How to Determine the Length of a Bow Tie for Neck Size

by Laura Swisher ; Updated September 28, 2017

In 1886, Pierre Lorillard V donned a bow tie with a dinner jacket, resulting in the world's first tuxedo and forever linking the bow tie to formal wear.

Comstock/Comstock/Getty Images

It has been said that no single male fashion accessory is as provocative as the bow tie. Worn by doctors, professors and magicians, the bow tie can be traced back to the Croatians who tied scarves around their necks to hold their collars closed. It was ultimately French aristocrats, though, who popularized the wearing of bow ties throughout the 18th and 19th centuries. In order to become part of the rich history of men's fashion and align oneself with the daring men of today's stylish world, you must first find your proper neck measurement so you may order the proper length for your bow tie.

Lay the shirt on a flat and even surface. Make sure to smooth the collar so it lays completely flat for an accurate measurement.

Measure from the center of the collar button to the far end of the button hole, using the tape measure.

Record the measurement. If necessary, round up to the nearest 1/2 inch. This is your neck size.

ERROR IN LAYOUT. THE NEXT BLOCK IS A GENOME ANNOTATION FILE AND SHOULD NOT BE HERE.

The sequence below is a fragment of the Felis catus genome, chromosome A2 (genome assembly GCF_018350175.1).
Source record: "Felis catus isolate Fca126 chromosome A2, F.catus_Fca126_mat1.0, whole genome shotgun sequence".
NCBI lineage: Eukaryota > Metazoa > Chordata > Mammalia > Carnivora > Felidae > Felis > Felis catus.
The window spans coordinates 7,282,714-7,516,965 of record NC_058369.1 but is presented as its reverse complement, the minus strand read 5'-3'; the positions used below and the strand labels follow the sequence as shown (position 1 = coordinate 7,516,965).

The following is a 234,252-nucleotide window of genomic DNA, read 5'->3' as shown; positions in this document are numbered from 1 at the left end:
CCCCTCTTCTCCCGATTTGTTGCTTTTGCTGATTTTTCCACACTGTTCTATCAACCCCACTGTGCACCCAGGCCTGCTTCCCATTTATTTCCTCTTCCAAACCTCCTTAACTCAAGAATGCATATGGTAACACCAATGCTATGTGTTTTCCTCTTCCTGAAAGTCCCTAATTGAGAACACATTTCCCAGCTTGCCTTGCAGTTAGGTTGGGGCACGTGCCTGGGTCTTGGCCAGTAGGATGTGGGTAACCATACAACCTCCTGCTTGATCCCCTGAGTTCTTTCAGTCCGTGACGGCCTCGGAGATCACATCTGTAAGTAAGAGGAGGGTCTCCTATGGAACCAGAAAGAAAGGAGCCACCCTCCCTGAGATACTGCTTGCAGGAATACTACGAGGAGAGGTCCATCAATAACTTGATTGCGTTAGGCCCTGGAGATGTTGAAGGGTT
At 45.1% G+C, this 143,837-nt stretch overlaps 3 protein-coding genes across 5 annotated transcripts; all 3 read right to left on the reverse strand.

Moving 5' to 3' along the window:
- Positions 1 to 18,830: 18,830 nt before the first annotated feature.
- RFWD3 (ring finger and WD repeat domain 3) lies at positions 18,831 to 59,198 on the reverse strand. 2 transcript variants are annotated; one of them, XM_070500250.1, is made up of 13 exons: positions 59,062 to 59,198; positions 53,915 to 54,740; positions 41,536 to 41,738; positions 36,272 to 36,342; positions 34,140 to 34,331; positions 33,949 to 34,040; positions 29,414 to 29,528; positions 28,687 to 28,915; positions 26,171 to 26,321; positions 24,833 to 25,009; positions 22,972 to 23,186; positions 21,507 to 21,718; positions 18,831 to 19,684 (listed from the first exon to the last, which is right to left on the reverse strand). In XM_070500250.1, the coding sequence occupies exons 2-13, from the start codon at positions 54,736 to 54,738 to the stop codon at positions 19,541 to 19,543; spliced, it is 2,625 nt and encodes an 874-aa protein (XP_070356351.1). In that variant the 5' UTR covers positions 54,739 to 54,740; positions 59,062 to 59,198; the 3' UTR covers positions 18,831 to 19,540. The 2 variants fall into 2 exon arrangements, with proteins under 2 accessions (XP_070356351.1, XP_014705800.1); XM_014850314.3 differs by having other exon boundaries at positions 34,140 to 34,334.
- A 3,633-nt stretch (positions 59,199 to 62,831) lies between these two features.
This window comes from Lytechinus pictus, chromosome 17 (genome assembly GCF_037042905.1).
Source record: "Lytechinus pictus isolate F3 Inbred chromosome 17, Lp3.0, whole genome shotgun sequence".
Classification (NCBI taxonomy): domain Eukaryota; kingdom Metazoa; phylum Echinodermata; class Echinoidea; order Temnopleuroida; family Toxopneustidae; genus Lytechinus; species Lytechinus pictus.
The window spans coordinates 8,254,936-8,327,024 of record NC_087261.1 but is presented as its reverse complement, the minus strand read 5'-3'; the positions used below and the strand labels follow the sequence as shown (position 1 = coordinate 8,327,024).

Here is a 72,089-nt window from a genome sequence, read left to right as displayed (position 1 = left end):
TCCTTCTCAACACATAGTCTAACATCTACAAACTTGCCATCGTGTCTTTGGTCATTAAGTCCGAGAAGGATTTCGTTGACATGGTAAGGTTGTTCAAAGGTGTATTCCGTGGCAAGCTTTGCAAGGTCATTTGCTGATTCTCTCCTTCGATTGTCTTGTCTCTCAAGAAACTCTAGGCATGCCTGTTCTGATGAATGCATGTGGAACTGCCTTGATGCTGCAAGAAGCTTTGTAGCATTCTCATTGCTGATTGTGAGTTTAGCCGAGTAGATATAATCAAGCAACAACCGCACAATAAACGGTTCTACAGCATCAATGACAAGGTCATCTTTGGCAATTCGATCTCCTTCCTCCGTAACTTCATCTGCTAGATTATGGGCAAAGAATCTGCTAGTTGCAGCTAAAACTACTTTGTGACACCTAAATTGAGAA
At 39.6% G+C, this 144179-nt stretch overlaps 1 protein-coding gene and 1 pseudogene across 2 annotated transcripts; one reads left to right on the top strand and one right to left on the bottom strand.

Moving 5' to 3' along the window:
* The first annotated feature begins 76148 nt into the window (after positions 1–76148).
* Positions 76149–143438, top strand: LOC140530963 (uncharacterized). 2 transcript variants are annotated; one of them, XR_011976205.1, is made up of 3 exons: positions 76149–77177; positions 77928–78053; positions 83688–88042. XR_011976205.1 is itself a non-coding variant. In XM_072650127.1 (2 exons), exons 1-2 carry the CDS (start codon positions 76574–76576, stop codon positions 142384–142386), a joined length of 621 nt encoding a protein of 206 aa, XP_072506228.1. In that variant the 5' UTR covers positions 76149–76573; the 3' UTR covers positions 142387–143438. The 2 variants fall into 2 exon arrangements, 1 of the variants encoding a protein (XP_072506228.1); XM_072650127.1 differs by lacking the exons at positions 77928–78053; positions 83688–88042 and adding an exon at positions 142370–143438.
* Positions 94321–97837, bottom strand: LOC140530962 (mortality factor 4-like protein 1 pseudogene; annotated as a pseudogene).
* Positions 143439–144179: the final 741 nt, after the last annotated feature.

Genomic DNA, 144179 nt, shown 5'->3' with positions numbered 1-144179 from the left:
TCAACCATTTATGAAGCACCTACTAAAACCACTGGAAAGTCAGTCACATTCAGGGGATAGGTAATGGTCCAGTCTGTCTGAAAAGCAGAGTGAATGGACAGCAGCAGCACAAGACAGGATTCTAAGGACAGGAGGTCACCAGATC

Compare the measurement to those listed in the following standard bow tie length chart: Regular Length: 14.5 to 17.5 inches in neck size Long Length: 18 to 21 inches in neck size Extra-Long Length: 21 to 22.5 inches in neck size


  • Know that most fixed-length bow ties fit necks from about 15 1/2 inches to 17 1/2 inches, spanning a 2-inch range. Smaller and larger neck sizes may have to be a special order.

    If you do not own a collared shirt, an accurate measurement can be achieved by wrapping the tape measure around the largest part of the neck and laying two fingers flat on the neck underneath the tape. Including the two fingers will allow for any swelling of the skin that may occur throughout the day, as well as general comfort.

Our Everyday Video

Brought to you by LEAFtv
Brought to you by LEAFtv

Photo Credits

  • Comstock/Comstock/Getty Images

About the Author

A graduate of the University of Maryland, College Park, Laura Swisher has worked in the field of journalistic and news editorial services for more than two decades and spends most of her time editing press/media releases for various federal government branches and offices, as well as reviewing live event transcriptions for release through wire services and national media outlets.